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© Olympic Museum and Studies Centre, Lausanne, 2002 - page 10 / 16





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The Modern Olympic Games

Olympic athletes

BEFORE THE GAMES The prospect of being selected for the Olympic Games is the ultimate goal for the majority of athletes.

Enormous reserves of willpower and many years of dedicated training are required to achieve this goal. Those athletes that qualify for the Games can consider themselves as being among the world’s best. They will become Olympians, whether or not they win a medal.

In practical terms, in order to participate in the Olympic Games, athletes have to abide by the Olympic Charter and the rules of the International Federation (IF) responsible for their sport. The IFs organise qualification events, while the National Olympic Committee (NOC) of the athlete’s country is responsible for entering athletes for the Games.

WHAT IS THE OLYMPIC CHARTER? It is a document containing all the rules of the IOC.

Athletes with dual nationality may compete for the country of their choice. However, if they have already represented one country either at the Games or another major sports event, they may not compete for a different country before three years have elapsed.

There is no age limit for competing in the Olympic Games, except for those that may be imposed by individual IFs for health reasons. In some sports, such as equestrian, fencing and sailing, athletes can enjoy very long Olympic careers, sometimes as long as 40 years !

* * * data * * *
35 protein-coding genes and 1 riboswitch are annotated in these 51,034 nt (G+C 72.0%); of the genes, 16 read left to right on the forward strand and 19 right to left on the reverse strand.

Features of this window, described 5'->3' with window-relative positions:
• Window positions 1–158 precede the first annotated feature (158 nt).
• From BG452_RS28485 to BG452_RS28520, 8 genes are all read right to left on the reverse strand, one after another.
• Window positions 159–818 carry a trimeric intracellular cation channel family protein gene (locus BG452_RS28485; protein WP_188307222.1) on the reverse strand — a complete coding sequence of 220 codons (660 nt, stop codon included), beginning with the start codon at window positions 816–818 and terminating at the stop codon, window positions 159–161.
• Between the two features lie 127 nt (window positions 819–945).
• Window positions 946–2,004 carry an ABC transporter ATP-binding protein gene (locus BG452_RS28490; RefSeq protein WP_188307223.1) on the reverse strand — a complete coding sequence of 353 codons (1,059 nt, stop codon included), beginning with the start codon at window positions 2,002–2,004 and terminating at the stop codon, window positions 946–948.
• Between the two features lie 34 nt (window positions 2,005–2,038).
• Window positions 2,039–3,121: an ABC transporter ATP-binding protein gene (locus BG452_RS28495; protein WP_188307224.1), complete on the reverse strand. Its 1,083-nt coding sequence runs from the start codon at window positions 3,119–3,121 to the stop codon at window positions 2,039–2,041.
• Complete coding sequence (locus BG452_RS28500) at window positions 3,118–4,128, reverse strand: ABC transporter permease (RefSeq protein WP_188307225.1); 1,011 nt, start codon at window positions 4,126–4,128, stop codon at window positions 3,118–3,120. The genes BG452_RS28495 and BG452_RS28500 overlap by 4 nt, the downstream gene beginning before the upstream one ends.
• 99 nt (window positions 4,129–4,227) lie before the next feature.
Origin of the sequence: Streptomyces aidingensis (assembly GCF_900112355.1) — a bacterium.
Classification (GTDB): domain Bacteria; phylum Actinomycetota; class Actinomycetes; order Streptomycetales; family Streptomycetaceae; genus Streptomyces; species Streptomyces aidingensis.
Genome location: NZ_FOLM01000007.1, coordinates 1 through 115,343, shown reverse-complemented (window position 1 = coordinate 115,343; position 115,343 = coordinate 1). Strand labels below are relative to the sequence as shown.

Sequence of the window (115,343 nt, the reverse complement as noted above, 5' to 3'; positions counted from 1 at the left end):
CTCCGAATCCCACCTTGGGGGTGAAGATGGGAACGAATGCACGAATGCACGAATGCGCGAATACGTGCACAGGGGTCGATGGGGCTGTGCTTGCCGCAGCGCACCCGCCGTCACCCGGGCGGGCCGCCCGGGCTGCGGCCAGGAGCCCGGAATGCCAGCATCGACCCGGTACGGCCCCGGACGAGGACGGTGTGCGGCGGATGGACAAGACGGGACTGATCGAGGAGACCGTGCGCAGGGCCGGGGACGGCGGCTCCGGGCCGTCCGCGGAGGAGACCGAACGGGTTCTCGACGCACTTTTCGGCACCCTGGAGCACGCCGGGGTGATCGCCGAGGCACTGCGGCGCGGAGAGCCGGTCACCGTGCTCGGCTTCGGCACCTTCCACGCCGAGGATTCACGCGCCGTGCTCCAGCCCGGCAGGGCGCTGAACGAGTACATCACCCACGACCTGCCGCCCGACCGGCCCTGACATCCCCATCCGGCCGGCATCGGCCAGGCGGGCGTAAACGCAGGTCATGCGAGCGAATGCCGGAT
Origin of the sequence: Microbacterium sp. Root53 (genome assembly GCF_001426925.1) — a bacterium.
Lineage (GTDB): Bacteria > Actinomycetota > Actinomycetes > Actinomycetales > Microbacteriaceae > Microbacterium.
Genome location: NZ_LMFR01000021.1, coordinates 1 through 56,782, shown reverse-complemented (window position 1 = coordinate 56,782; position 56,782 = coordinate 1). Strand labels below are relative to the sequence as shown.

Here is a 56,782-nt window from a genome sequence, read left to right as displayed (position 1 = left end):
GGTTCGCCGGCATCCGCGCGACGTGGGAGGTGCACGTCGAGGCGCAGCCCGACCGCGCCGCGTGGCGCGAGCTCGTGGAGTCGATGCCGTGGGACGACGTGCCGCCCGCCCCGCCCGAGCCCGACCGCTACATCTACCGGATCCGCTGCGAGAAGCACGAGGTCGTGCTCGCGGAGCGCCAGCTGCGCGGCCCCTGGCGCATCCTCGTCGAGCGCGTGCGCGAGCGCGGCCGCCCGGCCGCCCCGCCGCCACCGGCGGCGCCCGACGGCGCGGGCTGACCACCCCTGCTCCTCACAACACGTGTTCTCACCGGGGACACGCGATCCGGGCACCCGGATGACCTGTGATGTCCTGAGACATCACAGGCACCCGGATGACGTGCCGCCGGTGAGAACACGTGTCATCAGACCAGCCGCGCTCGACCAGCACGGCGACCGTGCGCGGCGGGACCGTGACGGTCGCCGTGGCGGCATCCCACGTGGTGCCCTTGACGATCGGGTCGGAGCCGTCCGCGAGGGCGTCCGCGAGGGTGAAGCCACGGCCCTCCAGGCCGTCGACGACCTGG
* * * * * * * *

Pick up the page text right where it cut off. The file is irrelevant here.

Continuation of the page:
By entering the Olympic Games, athletes are making a commitment to respect the Olympic values and agree to undergo doping tests. Throughout the Games, tests are carried out under the authority of the IOC and its Medical Commission. Tests may also be conducted during the pre-Games period. During the competitions, the first four athletes are tested, along with two other athletes chosen at random.

ATHLETES AT THE GAMES: THE OLYMPIC VILLAGE On their arrival in the host city, athletes stay in the Olympic Village. While at the Games, their time is not devoted exclusively to competing: it is also an opportunity for them to meet other athletes. Communal life is good for encouraging contact between athletes from different sports or different countries. All of the inhabitants of the Village agree: it is not about the comfort of the surroundings or the quality of services, what counts is the relationships created between athletes of the entire world.

Anita L. DeFrantz, Olympian and IOC member, said of her experience in the Village: “For two to four weeks, the Village becomes the home for the elite athletes of the world. It was there that I realised that excellence comes in every shape, size, race and sex. It was there that I realised that an Olympian is one who can respect every individual based on the effort that it takes to become an Olympian. It was there that I learned that each sport takes a special skill and determination for a person to ascend to the top.” Olympic Message, no 33, July 1992.

© Olympic Museum and Studies Centre, Lausanne, 2002

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